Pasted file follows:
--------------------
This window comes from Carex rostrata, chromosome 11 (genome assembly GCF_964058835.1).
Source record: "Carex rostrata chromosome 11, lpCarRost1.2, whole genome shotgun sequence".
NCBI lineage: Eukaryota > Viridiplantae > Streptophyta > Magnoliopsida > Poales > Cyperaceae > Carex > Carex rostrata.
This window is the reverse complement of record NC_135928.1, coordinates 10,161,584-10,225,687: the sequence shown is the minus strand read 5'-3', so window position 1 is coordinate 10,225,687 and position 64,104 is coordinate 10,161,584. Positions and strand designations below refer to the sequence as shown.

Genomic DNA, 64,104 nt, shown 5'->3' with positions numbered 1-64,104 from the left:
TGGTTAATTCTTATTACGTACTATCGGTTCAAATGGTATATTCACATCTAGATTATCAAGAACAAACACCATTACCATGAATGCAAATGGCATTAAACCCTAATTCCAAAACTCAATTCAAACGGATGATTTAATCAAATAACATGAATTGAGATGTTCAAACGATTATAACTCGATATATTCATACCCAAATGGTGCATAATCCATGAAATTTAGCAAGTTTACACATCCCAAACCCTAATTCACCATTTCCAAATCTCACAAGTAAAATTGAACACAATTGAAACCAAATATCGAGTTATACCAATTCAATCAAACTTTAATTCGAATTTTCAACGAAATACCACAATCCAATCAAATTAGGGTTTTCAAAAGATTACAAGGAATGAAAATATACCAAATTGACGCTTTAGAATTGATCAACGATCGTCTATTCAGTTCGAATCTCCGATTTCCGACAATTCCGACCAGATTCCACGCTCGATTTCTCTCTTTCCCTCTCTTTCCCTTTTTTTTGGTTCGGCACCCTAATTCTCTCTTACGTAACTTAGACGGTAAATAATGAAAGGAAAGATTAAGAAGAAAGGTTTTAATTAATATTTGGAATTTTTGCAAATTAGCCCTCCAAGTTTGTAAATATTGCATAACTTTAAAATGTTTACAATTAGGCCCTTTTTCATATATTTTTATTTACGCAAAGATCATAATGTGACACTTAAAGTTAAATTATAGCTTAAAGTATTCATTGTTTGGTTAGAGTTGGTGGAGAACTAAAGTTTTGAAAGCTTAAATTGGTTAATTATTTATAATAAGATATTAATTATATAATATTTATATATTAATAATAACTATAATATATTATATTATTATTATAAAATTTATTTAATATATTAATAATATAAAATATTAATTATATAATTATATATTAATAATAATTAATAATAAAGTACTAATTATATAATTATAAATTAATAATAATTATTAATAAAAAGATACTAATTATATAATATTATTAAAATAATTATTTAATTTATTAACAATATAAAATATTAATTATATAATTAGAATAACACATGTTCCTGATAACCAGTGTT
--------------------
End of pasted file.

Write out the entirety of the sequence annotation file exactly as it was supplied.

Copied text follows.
This window comes from Carex rostrata, chromosome 11 (genome assembly GCF_964058835.1).
Source record: "Carex rostrata chromosome 11, lpCarRost1.2, whole genome shotgun sequence".
NCBI lineage: Eukaryota > Viridiplantae > Streptophyta > Magnoliopsida > Poales > Cyperaceae > Carex > Carex rostrata.
This window is the reverse complement of record NC_135928.1, coordinates 10,161,584-10,225,687: the sequence shown is the minus strand read 5'-3', so window position 1 is coordinate 10,225,687 and position 64,104 is coordinate 10,161,584. Positions and strand designations below refer to the sequence as shown.

Genomic DNA, 64,104 nt, shown 5'->3' with positions numbered 1-64,104 from the left:
TGGTTAATTCTTATTACGTACTATCGGTTCAAATGGTATATTCACATCTAGATTATCAAGAACAAACACCATTACCATGAATGCAAATGGCATTAAACCCTAATTCCAAAACTCAATTCAAACGGATGATTTAATCAAATAACATGAATTGAGATGTTCAAACGATTATAACTCGATATATTCATACCCAAATGGTGCATAATCCATGAAATTTAGCAAGTTTACACATCCCAAACCCTAATTCACCATTTCCAAATCTCACAAGTAAAATTGAACACAATTGAAACCAAATATCGAGTTATACCAATTCAATCAAACTTTAATTCGAATTTTCAACGAAATACCACAATCCAATCAAATTAGGGTTTTCAAAAGATTACAAGGAATGAAAATATACCAAATTGACGCTTTAGAATTGATCAACGATCGTCTATTCAGTTCGAATCTCCGATTTCCGACAATTCCGACCAGATTCCACGCTCGATTTCTCTCTTTCCCTCTCTTTCCCTTTTTTTTGGTTCGGCACCCTAATTCTCTCTTACGTAACTTAGACGGTAAATAATGAAAGGAAAGATTAAGAAGAAAGGTTTTAATTAATATTTGGAATTTTTGCAAATTAGCCCTCCAAGTTTGTAAATATTGCATAACTTTAAAATGTTTACAATTAGGCCCTTTTTCATATATTTTTATTTACGCAAAGATCATAATGTGACACTTAAAGTTAAATTATAGCTTAAAGTATTCATTGTTTGGTTAGAGTTGGTGGAGAACTAAAGTTTTGAAAGCTTAAATTGGTTAATTATTTATAATAAGATATTAATTATATAATATTTATATATTAATAATAACTATAATATATTATATTATTATTATAAAATTTATTTAATATATTAATAATATAAAATATTAATTATATAATTATATATTAATAATAATTAATAATAAAGTACTAATTATATAATTATAAATTAATAATAATTATTAATAAAAAGATACTAATTATATAATATTATTAAAATAATTATTTAATTTATTAACAATATAAAATATTAATTATATAATTAGAATAACACATGTTCCTGATAACCAGTGTT